Ken Latham was born on a traditional hill farm in the north Snowdonia village of Rhyd Ddu in the shadow of Yr Wyddfa and the Nantlle range. From an early age mountains became a powerful influence which drew Ken back to north Wales after his family moved to Liverpool when he was twelve. He began his climbing career in earnest when he was sixteen.
In Liverpool, Ken worked at the Ellis Brigham mountaineering shop during the 1970's and early 80's which had become the hub for local climbers. As a member of the local Vagabonds club he climbed with legendary figures from the contemporary Liverpool scene including Pete Minks and Al Rouse.
During the 70's Ken climbed a lot on the local sandstone quarries on Merseyside such as Pex Hill where he was involved in over 20 first ascents and freed several other Pex classics which had previously been bolted and pegged.After moving back to Wales in the late 70's Ken lived in Llanberis and even survived a spell at Al Harris's infamous house of fun, 'Bigil" !
He decided to return to full time education as a mature student and completed his degree at Aberystwrth after which he settled down for good in north Wales with his wife and two young daughters. It was at this time that Ken really indulged his passion for hard Welsh classics after teaming up with fellow 'Footless' contributor, Mike Bailey, ticking off routes like Ten Degrees North, Left Wall, Vector and Castell Cidwm's brutal Central Wall.
A member of The Climbers Club, he has contributed to the club's journal and despite reining in his rock climbing activities in recent years due to some operable hand and shoulder problems, Ken still gets on the hill at every opportunity and has rekindled his passion for photography.
It was Andy’s idea to go for a pint first; I was all set up to leave after work. “Just a quickie while we decide if it’s Wales or the Peak. What do ya think? “Yeah I’m up for that youth; Good idea youth, get them in then”.
The Newington began to buzz as familiar faces turned up, Brian and Pete joined us at the table and another round was soon being ordered.
“You two heading for then, Wales?”
“Maybe the Peak . Weather doesn’t sound too good in Wales what about you guys? “Na, been out bouldering a few nights this week, I’m knackered.”
Six ‘o’clock came and went. More beers came and went; by eight o’ clock getting out of the pub was looking unlikely. By closing time we were definitely not going far.
“Stuff it youth let’s get some chips we’ll doss in the car and drive to Helsby in the morning eh?
“Yeah matey, no probs”.
We sat on the steps of the old bombed out church, filling our faces.
“Got your “Cabin” card with you?”Andy pipes up
“Oh ay youth never go without it, just in case of emergency like, you know. Got two free tickets to the circus as well”
“Some guy asked me to put up a poster in the shop. Gave me two tickets.”
Now Cabin cards were as rare as hen’s teeth. They were a magical pass that gained you access to the legendary Cabin Club at the top of Liverpool’s Bold St. It was the place to go for a fun filled evening: if you ended up in your own bed after a night at the Cabin you had failed in your mission. The night was going to get a lot longer, I thought, as we queued at the entrance with the nighthawks of Liverpool. Inside, the music was reaching a crescendo as we headed for the bar and more beer.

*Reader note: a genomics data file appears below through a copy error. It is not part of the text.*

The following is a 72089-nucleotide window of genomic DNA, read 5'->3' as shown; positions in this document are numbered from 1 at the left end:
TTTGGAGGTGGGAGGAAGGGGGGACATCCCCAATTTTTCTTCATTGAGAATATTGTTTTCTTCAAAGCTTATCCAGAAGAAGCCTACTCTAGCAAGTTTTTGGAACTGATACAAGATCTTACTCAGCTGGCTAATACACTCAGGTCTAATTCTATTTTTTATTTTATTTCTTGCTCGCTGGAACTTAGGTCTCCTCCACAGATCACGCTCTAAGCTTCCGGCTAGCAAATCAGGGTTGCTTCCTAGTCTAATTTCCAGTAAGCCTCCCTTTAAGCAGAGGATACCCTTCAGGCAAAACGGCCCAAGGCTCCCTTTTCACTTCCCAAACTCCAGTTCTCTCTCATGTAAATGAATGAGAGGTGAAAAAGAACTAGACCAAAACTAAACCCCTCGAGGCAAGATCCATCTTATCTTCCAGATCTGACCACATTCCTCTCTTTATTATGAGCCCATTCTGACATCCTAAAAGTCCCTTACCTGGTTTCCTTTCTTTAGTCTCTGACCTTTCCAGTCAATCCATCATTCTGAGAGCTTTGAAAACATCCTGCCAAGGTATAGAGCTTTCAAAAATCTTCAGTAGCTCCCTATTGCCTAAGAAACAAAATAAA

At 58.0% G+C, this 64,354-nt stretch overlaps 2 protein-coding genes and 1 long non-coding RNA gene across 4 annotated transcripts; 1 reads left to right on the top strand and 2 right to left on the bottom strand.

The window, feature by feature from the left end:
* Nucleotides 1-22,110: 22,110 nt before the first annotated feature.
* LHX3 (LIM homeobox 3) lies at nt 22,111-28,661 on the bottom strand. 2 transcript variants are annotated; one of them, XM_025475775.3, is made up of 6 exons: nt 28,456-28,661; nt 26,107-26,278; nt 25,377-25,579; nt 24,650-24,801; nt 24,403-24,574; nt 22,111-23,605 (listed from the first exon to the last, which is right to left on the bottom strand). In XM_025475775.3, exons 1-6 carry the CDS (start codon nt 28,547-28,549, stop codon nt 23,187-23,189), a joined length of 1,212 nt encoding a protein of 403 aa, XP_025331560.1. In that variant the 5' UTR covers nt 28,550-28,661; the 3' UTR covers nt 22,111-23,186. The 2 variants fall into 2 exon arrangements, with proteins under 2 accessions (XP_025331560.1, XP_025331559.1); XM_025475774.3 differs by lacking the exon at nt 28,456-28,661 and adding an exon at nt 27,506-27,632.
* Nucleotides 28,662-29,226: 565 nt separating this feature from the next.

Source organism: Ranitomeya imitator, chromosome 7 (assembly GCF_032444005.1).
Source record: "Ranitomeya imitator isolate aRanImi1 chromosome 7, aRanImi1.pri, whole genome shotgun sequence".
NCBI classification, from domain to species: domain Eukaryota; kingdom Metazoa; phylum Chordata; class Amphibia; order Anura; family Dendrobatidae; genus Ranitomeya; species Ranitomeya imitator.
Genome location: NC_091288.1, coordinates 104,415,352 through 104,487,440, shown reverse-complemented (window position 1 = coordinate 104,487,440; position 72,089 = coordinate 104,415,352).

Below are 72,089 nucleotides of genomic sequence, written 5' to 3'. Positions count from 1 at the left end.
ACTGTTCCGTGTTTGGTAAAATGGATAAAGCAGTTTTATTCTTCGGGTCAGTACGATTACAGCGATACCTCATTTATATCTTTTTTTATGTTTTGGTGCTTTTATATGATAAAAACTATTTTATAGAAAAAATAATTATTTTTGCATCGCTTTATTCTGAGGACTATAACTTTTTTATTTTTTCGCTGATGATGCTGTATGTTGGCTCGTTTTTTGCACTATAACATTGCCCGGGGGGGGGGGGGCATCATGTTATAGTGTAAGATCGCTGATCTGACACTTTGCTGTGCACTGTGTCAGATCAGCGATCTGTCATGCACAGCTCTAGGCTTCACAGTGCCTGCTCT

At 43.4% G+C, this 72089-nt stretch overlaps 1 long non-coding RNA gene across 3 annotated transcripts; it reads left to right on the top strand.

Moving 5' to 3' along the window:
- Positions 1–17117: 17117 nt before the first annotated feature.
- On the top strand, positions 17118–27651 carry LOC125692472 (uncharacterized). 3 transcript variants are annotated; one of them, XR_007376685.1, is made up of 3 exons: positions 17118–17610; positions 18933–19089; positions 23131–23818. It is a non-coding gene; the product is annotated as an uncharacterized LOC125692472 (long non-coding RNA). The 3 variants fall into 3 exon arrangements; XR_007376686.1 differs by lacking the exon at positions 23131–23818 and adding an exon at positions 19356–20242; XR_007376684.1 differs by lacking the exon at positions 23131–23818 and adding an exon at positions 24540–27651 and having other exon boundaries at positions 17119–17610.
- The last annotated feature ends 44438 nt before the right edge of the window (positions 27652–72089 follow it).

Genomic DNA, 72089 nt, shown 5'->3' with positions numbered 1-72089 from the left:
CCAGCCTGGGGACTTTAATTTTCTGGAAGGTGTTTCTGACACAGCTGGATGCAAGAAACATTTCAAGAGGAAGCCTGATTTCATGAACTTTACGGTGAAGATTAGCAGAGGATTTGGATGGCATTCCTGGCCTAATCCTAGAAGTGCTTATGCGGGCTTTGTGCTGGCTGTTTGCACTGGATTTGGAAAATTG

We spotted them in the corner, through the haze of smoke; she looked really nice; Andy’s wasn’t bad either
“Come on youth; let’s ask them for a dance.” We plucked up the courage and as usual the line went:“Are ya dancing?” “Yeh.. ya askin?” "Am Asking",
“All right then as long as me mate dances with your mate.”
Eventually the question is asked,
“Where jer werk?”
Most of our crew were either students or worked in mundane jobs. I worked in a shop and Andy was a paint tank cleaner. Not the most glamorous of career prospects and offering few exciting chat-up lines, but all was not lost: at this point you would invent a dream job to impress the young lady.
“Oh, I deliver Ferraris around the country that’s why you haven’t seen me here before” or “I’m just over calibrating Jodrell Bank’s telescope ,an asteroid had knocked it off kilter, top secret though- say nowt.”
“Oh, friggin ‘ell, I wouldn’t dare”
“Hey Lizzie, ee werks at Jodrell Bank” she hollers to her mate
“Oh yeh .They offerin’ cheap loans then?”
This time though the jobs were going to be a bit different,
“Where do ya werk then?”
“Yeah me mates a high wire walker and I get shot out of a cannon”
“Yeah it’s true; here’s a couple of tickets to tomorrow’s show”
Half an hour later Andy was on another mission, chatting up a stunning long-haired blonde who asked the same career-loaded question. He told her he had just qualified as a vet, confident that would improve his chances, but she HAD just qualified as a vet, so that attempt failed at the starting blocks.
After a long night we staggered out in the small hours and found the car, where we got into our bivvy gear, wound down the seats, and went to sleep. In the morning we awoke to monster hangovers, too knackered to even think of going to Helsby. Instead we went home to steaming mugs of tea and bacon sandwiches.
And that’s why we never went climbing.
*This tale is set in the heady days of the early 70’s and is probably not very politically correct at the present time , for that I can only apologise. As Jim Royle would say” Pass us another beer will ya Barb”.
Ken Latham© 2009